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4월 16, 2024 By Christopher Beier

How AI will impact cybersecurity: the beginning of fifth-gen SIEM

AI + cybersecurity = fifth-gen SIEM

The power of artificial intelligence (AI) and machine learning (ML) is a double-edged sword — empowering cybercriminals and cybersecurity professionals alike. AI, particularly generative AI’s ability to automate tasks, extract information from vast amounts of data, and generate communications and media indistinguishable from the real thing, can all be used to enhance cyberattacks and campaigns.

While AI is anticipated to increase the volume and heighten the impact of cyber attacks, a recent report from the UK’s National Cyber Security Centre (NCSC) states that the most immediate AI-enabled cyber threats come from the evolution and augmentation of existing tactics, techniques and procedures (TTPs).

While AI is an advanced technology, harnessing it doesn’t necessarily require sophisticated expertise and knowledge. The NCSC assessment noted, “AI lowers the barrier for novice cybercriminals, hackers-for-hire and hacktivists to carry out effective access and information gathering operations.”

More intelligent attacks

The AI threat landscape comes in two forms: attacks using AI and attacks against AI, i.e., adversarial AI attacks. Overall, AI/ML facilitates automating stages of the attack lifecycle, known as the cyber kill chain. This automation accelerates the speed and scale of attacks, enabling adversaries to target multiple organizations simultaneously and adapt their tactics in real time based on the defensive measures they encounter.

Each of the seven stages represents a crucial step in the attacker's process, and understanding these stages is critical to developing effective cybersecurity strategies. AI has given bad actors significant advantages in several stages of the kill chain, enabling them to carry out attacks more efficiently and effectively.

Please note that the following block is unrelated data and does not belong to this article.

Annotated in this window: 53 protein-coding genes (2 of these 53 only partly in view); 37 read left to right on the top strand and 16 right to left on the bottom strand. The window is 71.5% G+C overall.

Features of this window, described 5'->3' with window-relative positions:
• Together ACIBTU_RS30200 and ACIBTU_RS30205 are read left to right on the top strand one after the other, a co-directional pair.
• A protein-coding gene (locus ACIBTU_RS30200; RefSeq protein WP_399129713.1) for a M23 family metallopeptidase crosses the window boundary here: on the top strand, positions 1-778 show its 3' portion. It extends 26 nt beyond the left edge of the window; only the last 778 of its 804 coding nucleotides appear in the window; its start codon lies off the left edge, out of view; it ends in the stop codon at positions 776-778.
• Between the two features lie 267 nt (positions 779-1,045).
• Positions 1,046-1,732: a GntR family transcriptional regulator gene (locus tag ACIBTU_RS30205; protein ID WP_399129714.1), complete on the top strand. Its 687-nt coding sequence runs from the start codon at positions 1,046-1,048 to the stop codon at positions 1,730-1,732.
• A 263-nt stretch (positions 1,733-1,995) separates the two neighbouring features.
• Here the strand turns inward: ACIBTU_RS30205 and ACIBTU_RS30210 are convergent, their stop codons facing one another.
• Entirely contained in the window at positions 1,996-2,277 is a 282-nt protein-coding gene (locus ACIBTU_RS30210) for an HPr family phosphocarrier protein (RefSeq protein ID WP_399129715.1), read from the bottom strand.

The seven stages of the cyber kill chain

Step 1: Reconnaissance
In researching potential targets to find vulnerabilities and entry points, AI can automatically:

- Find leaked and stolen credentials
- Identify targets with a specific vulnerability or information on a particular target
- Identify applications associated with specific technologies or platforms
- Accelerate identifying and aggregating stolen credentials for access brokers

Step 2: Weaponization
In creating new types of malware or modifying existing tools to use in a cyberattack, AI can:

- Generate polymorphic exploit code for a given vulnerability
- Improve obfuscation to hinder detection, including generating polymorphic malware variants, obfuscating malicious code and mimicking legitimate user behavior to evade detection
- Modify existing ransomware to mimic adaptive and intelligent behavior, enabling real-time dynamic responses to countermeasures
- Poison data that introduces vulnerabilities, backdoors or biases that compromise the security, effectiveness, or ethical behavior of large language models (LLMs)

Steps 3-5: Delivery, exploitation and installation

To infiltrate a target’s network and reach users, AI can:

- Improve social engineering, generating more convincing spear phishing and phishing emails with ChatGPT and other large language models leveraging generative AI
- Generate realistic “deep fake” audio and video to impersonate someone familiar with a target
- Prompt injection to hijack virtual assistance and chatbot conversations
- Execute software supply chain attacks through third-party software providers

Step 6: Command and control
In communicating with installed malware within a target’s network, AI can:

- Accelerate breakout time with automated privilege escalation and lateral movement
- Orchestrate multiple compromised machines
- Enable deployed malware to act independently without instruction

Step 7: Actions on objectives
In carrying out cyberattack objectives, AI can:

- Automate covert data exfiltration that is less detectable
- Identify data that meets specified collection requirements

Fighting against AI cyberattacks with AI-powered cybersecurity

In the fight against adversarial AI tactics, the NCSC published guidelines for secure AI system development. The guidance is closely aligned with the NIST’s Secure Software Development Framework and the United States government’s ‘secure by design principles’ published by the Cybersecurity and Infrastructure Security Agency (CISA).

Because incorporating AI capabilities increases existing systems' attack surface beyond traditional cyber-attacks, the standard MITRE ATT&CK framework isn’t entirely applicable. To help map adversary behavior, the MITRE ATLAS (Adversarial Threat Landscape for Artificial-Intelligence Systems) is a globally accessible, living knowledge base of adversary tactics and techniques based on real-world attack observations and realistic demonstrations from AI red teams and security groups.